5 Lessons From Changing The World

By Elliot Connor
2019 CoalitionWILD Ambassador


Here at CoalitionWILD, we have heaps of amazing young people all over the world doing incredible work to create a planet where people and nature thrive. But as many of you know all too well, change-making is far from easy.
We spoke to some of our youth leaders to get their advice on how to overcome some of the challenges they faced. Here are their five top tips on creating change:
1. Do what you believe in.
This is by far the most important message we got from those we interviewed, repeated time and again. Perhaps you feel unsure of your idea, don’t know where to start or if it’s even possible – it doesn’t really matter. As long as you’re doing what you’re passionate about and you stick to it, something’s guaranteed to work out. Nouhad Awwad (29) from Lebanon stresses “Don’t follow others. Don’t try to copy others or see what others are doing. Do what you feel is the right thing that can create a change in its own way.”
2. Never give up.
Of course at times you’re going to feel a little dispirited, maybe you’ve lost sight of where you’re going and what the end destination is. So take some time alone and reflect on exactly what it was that brought you here and on the difference you want to make in the world. The great thing about doing what you love is that no matter what, your motivation will always come back. Canadian eco-entrepreneur Kaya Dorey (31) tells us: “You know it’s real when that passes and you always come back wanting to pursue and accomplish the same vision.”
3. Stand out from the crowd.
Be confident in what you’re doing, and don’t be afraid to do something different. Nobody wants to hear about just another day in the office, so it’s okay to be proud of your other pursuits. There’s great fun to be had in just stepping off the beaten track and doing your own thing, so enjoy it. As coral-farmer Gator Halpern (29) from the Bahamas says: “There’s a lot of pressure to fit into a traditional lifestyle with a 9-5 job and a stable career, but that’s just one story of how to live your life. You can choose not to listen to that story, but to create your own, doing what you really care about.”
4. Ask for help.
There’s no need to change the world on your own. If you’ve got a vision or an idea, I guarantee you there are also lots of people who are willing to stand by your side. Share your work with your friends, family, connections, and people you’ve never even met – there’s no limit to who should or shouldn’t hear about it, so just keep on spreading the word. Adam Dixon (27) works on sustainable agriculture in the UK, and advises: “People, people management, and networking are key – there is someone out there who can turn your idea into a big success, you just have to search hard enough to find them.”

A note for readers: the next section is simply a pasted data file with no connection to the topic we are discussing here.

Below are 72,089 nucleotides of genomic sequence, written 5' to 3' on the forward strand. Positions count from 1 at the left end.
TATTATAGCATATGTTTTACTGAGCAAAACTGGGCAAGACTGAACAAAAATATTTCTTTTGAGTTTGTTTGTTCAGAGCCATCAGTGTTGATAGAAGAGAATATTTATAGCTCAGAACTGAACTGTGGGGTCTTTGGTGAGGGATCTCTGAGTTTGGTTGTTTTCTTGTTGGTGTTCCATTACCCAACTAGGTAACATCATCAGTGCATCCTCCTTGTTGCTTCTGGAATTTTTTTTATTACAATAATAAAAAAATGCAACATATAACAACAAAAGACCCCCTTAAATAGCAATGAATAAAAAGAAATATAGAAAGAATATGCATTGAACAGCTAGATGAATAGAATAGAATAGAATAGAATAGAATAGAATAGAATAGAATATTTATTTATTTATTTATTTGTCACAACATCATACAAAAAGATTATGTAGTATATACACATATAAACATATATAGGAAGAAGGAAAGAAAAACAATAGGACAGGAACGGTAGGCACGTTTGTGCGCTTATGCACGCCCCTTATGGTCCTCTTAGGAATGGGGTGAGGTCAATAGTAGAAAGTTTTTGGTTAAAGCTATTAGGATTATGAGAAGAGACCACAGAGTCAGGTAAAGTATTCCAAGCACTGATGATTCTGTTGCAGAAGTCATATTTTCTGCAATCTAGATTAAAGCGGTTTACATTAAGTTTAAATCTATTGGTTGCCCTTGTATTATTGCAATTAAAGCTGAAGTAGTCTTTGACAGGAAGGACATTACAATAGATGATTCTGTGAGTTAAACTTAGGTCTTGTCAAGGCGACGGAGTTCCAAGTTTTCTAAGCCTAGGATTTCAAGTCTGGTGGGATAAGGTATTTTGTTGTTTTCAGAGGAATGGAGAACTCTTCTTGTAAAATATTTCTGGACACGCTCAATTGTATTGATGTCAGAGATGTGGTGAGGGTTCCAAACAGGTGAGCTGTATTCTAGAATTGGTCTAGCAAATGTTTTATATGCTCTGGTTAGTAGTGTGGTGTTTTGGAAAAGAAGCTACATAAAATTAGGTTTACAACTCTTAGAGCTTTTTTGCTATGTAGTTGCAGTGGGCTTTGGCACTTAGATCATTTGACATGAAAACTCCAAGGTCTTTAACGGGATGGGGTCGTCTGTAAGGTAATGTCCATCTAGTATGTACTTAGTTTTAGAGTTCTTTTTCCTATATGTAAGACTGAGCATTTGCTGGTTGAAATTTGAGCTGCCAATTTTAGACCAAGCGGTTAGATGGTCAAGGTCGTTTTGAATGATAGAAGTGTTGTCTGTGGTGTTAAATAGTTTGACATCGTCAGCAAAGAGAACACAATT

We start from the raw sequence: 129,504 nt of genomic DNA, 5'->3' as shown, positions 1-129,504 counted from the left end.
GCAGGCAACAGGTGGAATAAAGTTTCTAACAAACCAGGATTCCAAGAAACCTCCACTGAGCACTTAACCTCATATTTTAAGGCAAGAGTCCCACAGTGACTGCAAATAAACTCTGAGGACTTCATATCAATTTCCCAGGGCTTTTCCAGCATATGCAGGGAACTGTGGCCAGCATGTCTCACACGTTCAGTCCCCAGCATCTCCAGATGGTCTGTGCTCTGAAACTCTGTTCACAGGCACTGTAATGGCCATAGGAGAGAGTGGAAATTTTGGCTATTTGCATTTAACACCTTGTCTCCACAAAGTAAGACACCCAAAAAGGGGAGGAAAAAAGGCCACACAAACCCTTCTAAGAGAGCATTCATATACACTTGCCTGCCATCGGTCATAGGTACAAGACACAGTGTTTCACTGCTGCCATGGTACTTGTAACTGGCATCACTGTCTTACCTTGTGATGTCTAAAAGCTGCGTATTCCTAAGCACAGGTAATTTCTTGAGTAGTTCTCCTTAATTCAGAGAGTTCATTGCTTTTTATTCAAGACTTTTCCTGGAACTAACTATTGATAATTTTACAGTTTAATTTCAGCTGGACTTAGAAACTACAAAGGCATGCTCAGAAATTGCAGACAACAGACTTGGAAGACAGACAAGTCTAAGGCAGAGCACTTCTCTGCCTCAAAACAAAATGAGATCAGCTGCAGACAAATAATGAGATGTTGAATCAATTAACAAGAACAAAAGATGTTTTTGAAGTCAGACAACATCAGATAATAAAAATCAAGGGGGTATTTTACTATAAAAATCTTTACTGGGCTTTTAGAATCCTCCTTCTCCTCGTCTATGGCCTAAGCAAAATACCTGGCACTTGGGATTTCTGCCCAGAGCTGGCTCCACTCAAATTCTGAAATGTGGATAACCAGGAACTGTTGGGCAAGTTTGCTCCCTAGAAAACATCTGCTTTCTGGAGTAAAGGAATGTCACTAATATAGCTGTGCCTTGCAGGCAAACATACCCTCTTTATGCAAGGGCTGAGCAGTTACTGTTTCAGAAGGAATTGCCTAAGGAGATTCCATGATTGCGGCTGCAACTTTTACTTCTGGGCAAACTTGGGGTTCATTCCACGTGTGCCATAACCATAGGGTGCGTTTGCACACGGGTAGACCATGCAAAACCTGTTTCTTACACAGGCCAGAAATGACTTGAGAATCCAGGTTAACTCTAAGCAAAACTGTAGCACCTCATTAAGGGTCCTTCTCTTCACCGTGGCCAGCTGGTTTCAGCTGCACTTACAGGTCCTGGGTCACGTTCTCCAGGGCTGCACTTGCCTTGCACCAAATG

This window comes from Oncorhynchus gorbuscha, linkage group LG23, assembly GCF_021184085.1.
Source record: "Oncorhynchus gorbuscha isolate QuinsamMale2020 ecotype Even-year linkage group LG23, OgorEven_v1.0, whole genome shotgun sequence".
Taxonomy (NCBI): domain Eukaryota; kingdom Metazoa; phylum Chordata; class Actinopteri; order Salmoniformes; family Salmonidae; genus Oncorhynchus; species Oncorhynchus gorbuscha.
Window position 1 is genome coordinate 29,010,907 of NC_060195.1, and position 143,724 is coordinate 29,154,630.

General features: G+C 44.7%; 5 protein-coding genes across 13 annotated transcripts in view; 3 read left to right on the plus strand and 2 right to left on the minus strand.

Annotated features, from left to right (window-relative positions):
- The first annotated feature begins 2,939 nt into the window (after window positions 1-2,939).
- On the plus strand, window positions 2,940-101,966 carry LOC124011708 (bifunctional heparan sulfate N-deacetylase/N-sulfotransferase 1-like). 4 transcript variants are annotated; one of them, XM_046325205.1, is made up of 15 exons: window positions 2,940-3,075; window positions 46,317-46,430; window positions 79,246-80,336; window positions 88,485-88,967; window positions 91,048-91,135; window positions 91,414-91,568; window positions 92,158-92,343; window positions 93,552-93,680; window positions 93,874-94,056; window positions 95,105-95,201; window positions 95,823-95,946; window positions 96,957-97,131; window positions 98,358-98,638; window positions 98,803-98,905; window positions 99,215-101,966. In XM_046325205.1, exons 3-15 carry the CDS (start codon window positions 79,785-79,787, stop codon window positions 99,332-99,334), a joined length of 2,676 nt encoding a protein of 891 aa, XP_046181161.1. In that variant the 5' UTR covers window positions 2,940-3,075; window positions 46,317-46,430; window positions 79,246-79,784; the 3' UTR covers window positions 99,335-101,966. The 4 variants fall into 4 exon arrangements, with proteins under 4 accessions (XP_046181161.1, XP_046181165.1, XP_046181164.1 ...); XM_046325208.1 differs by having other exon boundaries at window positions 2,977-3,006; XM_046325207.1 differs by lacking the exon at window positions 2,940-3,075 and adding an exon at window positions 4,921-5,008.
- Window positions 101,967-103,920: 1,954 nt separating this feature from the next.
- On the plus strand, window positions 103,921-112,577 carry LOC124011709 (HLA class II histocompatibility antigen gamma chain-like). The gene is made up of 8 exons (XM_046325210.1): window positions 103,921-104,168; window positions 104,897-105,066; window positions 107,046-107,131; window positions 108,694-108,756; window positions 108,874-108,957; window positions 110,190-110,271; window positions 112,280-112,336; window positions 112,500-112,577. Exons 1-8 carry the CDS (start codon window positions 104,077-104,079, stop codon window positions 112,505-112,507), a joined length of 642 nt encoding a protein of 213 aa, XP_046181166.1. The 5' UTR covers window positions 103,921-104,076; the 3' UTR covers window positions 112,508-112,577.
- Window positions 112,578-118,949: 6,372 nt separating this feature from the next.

5. Celebrate Success!
We’ve talked a bit above about how important it is to keep your momentum up with what you do, but it’s just as important for you to look after yourself. The easiest way to do this is just to take pleasure in small successes – whether you’ve got a new contributor, some financial backing, or recognition for your work. I like to do a little fist-pump, and you’d be amazed just how good this feels. Sustainability blogger Diana Garlytska (31) from Ukraine instructs: “Regardless how challenging it gets, in the end it will work out…every small step counts.”

CoalitionWILD change-makers (L-R Gator Halpern, Kaya Dorey, Diana Garlytska, Adam Dixon, Nouhad Awwad)

So there it is: a five-step recipe for success, no matter what it is you want to do. On behalf of CoalitionWILD, I’d like to wish you all the best in your pursuits. And remember – between you and me, there’s nothing quite so fun as saving our planet!!!
Elliot Connor

Elliot Connor

Elliot is the founder of Human Nature Projects, a charity aiming to reconnect people to the planet, creating a conservation community which is both accessible and empowering to those involved. He is the Australian Country Mobiliser for the Youth for Our Planet movement, Ambassador to the Laurence Anthony Earth Organization and a recent addition to the Jane Goodall Institute Australia’s National Youth Leadership Council. Elliot seeks to act as a voice for biodiversity, for the environment – all of those downtrodden, unrepresented lifeforms which suffer at the hands of mankind’s advancement. He believes passionately that society as a whole must soon recognize its ties with the natural world and act on these if we are ever to achieve the prosperous future we all aspire towards.

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